Last Friday night, Harvard men’s volleyball suffered perhaps the most crushing loss of the season.
On the road, facing conference foe Sacred Heart (12-3, 5-2 EIVA), the Crimson built a two-set lead. Then the Pioneers changed defensive tactics, staged a comeback, and nabbed a five-game victory.
“The moment we got on the bus after last name…the focus was [on rebounding] on our side of the net,” junior setter Marko Kostich said. “We felt like we beat ourselves last game.”
The result, which stranded Harvard in fourth in the EIVA, left a bitter taste. Also lingering was the question of how the Crimson would respond to such an emotional bender.
The answer came exactly four nights later. On Tuesday, the Crimson gritted through a tight start against Coker (9-5) and zoomed ahead, earning a clean sweep at the Malkin Athletic Center.
“Friday was really tough, especially for being a conference match,” said junior middle blocker Riley Moore. “We just tried to work on a couple things that we hadn’t done as well on Friday, especially passing.... We tried to fix everything and come out today.”
Even so, doubt shadowed the court late in the first frame. A back-and-forth start to play left Harvard with an 18-17 deficit. A set loss threatened frustration and fatigue—in other words, a continuation of the emotions from Friday night.
But with captain Casey White serving, the Crimson mounted a 6-0 run. The game ended a minute later, with Harvard (6-7, 3-4 EIVA) emerging with the 25-20 advantage.
“The one thing you completely control in a game is your serving and your passing,” Kostisch said. “That’s what we excelled in [against Coker].”
Freshman outside hitter Erik Johnsson led all players with 12 kills, contributing to his .304 hitting percentage. The performance continued an impressive rookie season, as Johnsson ranks second on the team with 133 put-downs, exactly one behind White.
“Erik is an athletic powerhouse,” Kostich said. “The way he performed this game was super clean and high-level.”
White totaled eight kills but also recorded five service errors. As a team, the Crimson missed 15 serves, or five mistakes per set. Often, those missteps came because of increased aggressiveness, as players tried to drop balls in tight spaces.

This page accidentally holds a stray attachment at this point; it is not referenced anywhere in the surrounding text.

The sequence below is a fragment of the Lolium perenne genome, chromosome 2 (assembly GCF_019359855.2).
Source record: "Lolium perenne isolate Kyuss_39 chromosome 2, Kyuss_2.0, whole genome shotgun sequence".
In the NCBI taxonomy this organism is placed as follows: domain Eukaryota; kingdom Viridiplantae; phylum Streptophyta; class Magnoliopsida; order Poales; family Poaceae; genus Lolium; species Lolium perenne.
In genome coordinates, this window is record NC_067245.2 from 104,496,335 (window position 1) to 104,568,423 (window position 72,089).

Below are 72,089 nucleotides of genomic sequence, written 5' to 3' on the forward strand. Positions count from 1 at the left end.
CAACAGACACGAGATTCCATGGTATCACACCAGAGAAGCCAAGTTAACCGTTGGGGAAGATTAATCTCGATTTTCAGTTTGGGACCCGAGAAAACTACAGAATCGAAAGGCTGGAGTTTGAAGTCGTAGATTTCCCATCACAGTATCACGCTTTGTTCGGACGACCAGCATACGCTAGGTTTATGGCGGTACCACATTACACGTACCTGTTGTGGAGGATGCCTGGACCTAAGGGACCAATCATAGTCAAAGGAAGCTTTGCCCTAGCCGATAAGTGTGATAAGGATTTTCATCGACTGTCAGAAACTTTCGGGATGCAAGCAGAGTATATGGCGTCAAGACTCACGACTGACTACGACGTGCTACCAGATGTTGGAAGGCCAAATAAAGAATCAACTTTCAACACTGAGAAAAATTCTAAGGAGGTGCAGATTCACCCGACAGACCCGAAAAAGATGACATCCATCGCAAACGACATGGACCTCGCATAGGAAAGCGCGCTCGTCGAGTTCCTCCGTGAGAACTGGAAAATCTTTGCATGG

In more competitive matches, those errors might prove painful. But against the Cobras, Harvard negated any offensive deficiencies with defensive prowess—especially in the third set.
In that final frame, Harvard posted aggressive blocks and scrambled for digs, limiting Coker to a -.188 kill rate. The Cobras had to settle for riskier shots, which resulted in more misses. Thirteen of the Crimson’s points came off errors by Coker.
Fittingly, the night ended on a mistake by sophomore outside hitter Gabriel Castro. Harvard emerged with a 25-17 frame and a 3-0 triumph—the team’s second sweep of the season. Late in February, the Crimson had downed NJIT in three sets, as well.
Heading into the match, sophomore Joao Victor Santos led the Cobras with 3.7 kills per frame. But on Friday night, the hosts held the 6’7” native of Brazil to seven kills versus eight errors. That performance translated to a negative hitting percentage.
“After the end of set one, we dug a lot of balls,” Moore said. “That’s really important.”
In fact, three other Coker players dipped below .000 on the night. Collectively, the Cobras slumped to a .062 mark.
In the second set, the visitors converted 10 kills on 22 attacks, but the Crimson overpowered that performance. Continuing the energy surge that ended the first frame, Harvard took an immediate lead and never trailed.
“We spread the ball around really well,” Moore said. “Our offense was really spread-out, which was good. Our passing worked really well too.”
With the Crimson owning a 15-6 lead, the game seemed on the verge of embarrassment. Coker narrowed the gap with a late-frame push, but the result was never really in doubt.
The final score stood at 25-20, pushing Harvard into the final frame—and, ultimately, into the evening with a 3-0 win.
“We’re getting better and better every day,” Kostich said. “The thing I’m really proud of is that everyone is working hard everyday. Usually at the start of the season, everyone is working their butts off, and they tire out later on. But everyone is working hard.”
—Staff writer Sam Danello can be reached at email@example.com.